Above: Jonathan Bentley back playing for Hutt Old Boys Marist recently after several years overseas.
In August last year Wellington Lions coach Chris Boyd asked Jonathan Bentley, "How long are you staying in New Zealand for?"
Bentley was over from England on a brief break and responded, "a couple of weeks." Boyd replied, "can you make it a few months?"
In 2014 the Lions employed the services of six first-fives in 10 games.
"It seemed to be one of the seasons where everything that could go wrong, did go wrong," Bentley says.
"I actually tried to get an early release from my contract in Jersey, but it didn't work out."
Rewind a decade and the diminutive pivot was a promising age-group prospect in Wellington.
Between 2002 and 2004 he played three seasons in the St. Patrick's College, Silverstream First XV and was a member of the Wellington Academy.
In 2007 he was knocking on the door of Lions selection after helping Hutt Old Boys' Marist win the Jubilee Cup, while being named Club Player of the Year.
Bentley was then told he was too small to play for Wellington, or was he? He clarifies a long-time misconception.
"I was never specifically told I was too small to play for Wellington. There was a restructure within the Academy and I sensed I was on the outer after being dropped from that," he says.
"I got a call from Earl Va'a one day asking me if I was interested in playing for Wairarapa Bush. Even though they were in the third division I said I was keen after Nick Risdon (HOBM halfback) had enjoyed his experience with Buller."
"The next time I heard from Earl he asked me, 'Do you want to come to Japan?' He had got a job with Yokogawa Electric. I walked out of the Victoria University library that day and never returned."
Bentley spent 2008 with Yokogawa. Newly promoted to the Japanese top league they struggled to win games. Bentley explains why. "Personally the language barrier was difficult to overcome being away from home for the first time. We also had a small budget compared to the other teams so when we had lots of injuries we struggled. In one game Radike Samo broke his collarbone running into Steven Bates, we couldn't afford to lose players of his calibre."
In 2009 Chris Stirling (now Hurricanes High Performance Manager) persuaded Bentley to move to England and play for the second-division Cornish Pirates.
Bentley spent four years there. He played 57 games and scored 292 points. His most successful season was in 2010-11 when the Cornish Pirates made the Championship final and lost to Worcester.
Bentley says he particularly enjoyed playing with Scottish international Blair Cowan.
"I grew up with Blair in Upper Hutt, he lived a kilometre down the road. We went to primary school and college together. When I arrived in England we flatted together for two years. He got recruited by Worcester when they beat us in the final and he hasn't looked back. I wouldn't have picked him to become an international at school, but he has worked hard and really deserves it."
England was not without its challenges. The style of rugby didn't always suit a player with natural flair.
"There is a greater emphasis on defence and set-piece, Bentley explains.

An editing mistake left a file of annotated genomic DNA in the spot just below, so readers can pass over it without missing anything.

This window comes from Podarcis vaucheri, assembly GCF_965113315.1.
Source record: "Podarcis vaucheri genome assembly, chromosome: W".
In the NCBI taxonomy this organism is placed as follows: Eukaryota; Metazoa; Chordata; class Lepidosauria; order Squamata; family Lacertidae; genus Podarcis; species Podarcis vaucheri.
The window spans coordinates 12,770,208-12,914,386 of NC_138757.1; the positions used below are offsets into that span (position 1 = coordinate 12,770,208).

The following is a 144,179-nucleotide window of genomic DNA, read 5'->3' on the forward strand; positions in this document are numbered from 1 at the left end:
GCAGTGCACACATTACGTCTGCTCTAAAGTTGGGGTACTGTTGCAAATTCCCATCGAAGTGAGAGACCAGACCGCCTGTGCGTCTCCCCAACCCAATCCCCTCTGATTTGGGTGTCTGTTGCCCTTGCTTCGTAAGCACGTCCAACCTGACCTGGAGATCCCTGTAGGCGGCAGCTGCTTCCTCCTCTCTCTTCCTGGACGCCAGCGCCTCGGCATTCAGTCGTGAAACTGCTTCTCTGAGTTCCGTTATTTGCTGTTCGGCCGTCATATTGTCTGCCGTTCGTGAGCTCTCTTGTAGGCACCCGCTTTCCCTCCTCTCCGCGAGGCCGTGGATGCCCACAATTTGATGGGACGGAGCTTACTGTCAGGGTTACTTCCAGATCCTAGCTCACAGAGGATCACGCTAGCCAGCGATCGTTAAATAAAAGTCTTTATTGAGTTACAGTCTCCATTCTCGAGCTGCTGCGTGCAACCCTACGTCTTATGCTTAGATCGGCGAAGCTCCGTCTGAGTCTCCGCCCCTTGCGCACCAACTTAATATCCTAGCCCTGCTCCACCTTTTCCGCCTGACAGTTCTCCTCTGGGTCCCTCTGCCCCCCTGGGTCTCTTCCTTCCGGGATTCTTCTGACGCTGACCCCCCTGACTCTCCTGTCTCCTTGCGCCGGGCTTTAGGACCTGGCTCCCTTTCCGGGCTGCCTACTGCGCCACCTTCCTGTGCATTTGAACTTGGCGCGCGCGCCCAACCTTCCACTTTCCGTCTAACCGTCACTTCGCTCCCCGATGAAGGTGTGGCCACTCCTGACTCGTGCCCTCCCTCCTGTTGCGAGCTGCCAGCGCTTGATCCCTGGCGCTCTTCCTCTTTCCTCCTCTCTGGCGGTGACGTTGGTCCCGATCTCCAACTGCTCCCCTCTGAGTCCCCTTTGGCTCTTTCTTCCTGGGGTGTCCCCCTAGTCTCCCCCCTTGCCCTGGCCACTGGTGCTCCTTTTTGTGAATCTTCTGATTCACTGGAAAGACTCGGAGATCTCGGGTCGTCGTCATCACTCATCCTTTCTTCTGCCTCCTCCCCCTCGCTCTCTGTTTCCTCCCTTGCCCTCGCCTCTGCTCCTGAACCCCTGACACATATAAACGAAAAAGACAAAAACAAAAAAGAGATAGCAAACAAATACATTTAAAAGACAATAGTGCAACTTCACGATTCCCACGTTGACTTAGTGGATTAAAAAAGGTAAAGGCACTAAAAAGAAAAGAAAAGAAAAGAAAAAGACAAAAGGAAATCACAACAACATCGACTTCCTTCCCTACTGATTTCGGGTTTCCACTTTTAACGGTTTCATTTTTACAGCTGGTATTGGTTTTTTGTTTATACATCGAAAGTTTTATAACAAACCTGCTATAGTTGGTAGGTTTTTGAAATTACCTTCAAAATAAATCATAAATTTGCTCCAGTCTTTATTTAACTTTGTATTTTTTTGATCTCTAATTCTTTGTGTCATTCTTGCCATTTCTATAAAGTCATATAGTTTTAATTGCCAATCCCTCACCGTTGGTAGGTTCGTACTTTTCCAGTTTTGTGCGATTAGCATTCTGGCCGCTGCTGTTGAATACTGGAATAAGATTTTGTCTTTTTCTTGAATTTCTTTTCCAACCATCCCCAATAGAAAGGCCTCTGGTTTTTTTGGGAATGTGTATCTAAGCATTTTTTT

"In the southern hemisphere the set-piece is seen as a way to restart the game and launch attacks. Over there the scrums are a game within a game. The front rows are looking to smash their opponents and win penalties. If you're a No.8 in England, you've got a good chance of scoring a lot of tries. One year Blair Cowan scored 15 tries, but only ran 15-metres."
Pitch conditions weren't ideal.
"One day we drove seven hours to Coventry only to discover the pitch there was an ice rink. We played 60 minutes and called the game off, driving all the way back to Cornwell on the same day."
Injuries were also frequent, Bentley missed the best part of two years rugby.
"Initially I had a groin complaint which required surgery and then I did an Achilles tendon and spent 16 months out trying to repair my heal bone," he says.
In 2013 Bentley's quality and perseverance was recognised by Premiership side Gloucester.
Lacking depth at first-five Bentley was recruited as a back-up option and was poised to make a strong push for a regular starting place until injury struck again.
"I played a Heineken Cup game against Munster and was feeling really good about things until I did a medial ligament in my knee at training. The coach had ended the session and then called us back for one drill. I smashed into our lock and came off second best," he recalls.
Bentley was loaned to Leeds and then dispatched to Jersey - a long way from playing with internationals like: Ben Morgan, Jimmy Cowan, Freddie Burns and Johnny May.
"Jersey is an Island in the English Channel, not dissimilar to Cornwell. It's a beautiful in the summer, but dreadful in the winter, like Craggy Island off Father Ted," Bentley says.
"We used to call ourselves the swamp donkeys because the grounds were unplayable after half an hour."
Still he insists he enjoyed the experience, but when offered the chance to return home it was an easy choice.
"I had only been back to Wellington for about a month in seven years, so I think it was time to come home. I am contracted to Wellington and excited about that opportunity whatever it entails."